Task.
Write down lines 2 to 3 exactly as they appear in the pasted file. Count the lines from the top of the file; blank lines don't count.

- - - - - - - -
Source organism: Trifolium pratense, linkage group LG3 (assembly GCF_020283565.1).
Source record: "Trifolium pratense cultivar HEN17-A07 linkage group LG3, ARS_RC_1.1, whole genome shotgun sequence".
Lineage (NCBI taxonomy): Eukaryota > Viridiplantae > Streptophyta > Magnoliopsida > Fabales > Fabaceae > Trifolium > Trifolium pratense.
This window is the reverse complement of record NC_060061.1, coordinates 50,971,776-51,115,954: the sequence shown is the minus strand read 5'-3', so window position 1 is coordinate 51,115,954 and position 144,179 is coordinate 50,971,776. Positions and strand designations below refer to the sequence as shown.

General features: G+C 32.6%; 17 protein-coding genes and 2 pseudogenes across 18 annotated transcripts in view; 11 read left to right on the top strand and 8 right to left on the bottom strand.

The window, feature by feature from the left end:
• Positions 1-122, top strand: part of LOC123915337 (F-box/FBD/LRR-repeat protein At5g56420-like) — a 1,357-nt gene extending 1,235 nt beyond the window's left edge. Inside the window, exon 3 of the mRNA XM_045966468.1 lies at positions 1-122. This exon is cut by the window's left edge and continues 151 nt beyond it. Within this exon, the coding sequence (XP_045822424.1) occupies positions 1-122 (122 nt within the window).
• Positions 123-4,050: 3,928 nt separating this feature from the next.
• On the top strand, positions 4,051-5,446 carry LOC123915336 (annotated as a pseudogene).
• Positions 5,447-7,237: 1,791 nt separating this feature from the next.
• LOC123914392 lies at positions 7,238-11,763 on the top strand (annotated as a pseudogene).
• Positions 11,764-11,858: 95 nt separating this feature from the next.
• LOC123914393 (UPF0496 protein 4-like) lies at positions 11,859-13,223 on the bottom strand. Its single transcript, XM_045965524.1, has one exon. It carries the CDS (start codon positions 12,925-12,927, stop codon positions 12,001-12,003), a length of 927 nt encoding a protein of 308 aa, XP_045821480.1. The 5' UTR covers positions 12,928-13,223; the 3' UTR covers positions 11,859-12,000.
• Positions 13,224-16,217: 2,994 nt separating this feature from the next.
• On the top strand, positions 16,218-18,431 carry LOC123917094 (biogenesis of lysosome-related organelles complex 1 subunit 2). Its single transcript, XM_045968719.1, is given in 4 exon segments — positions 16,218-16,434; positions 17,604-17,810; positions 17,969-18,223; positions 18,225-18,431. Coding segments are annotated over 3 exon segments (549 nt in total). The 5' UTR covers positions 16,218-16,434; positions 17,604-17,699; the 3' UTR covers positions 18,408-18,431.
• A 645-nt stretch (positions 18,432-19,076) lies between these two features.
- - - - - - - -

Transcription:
Source record: "Trifolium pratense cultivar HEN17-A07 linkage group LG3, ARS_RC_1.1, whole genome shotgun sequence".
Lineage (NCBI taxonomy): Eukaryota > Viridiplantae > Streptophyta > Magnoliopsida > Fabales > Fabaceae > Trifolium > Trifolium pratense.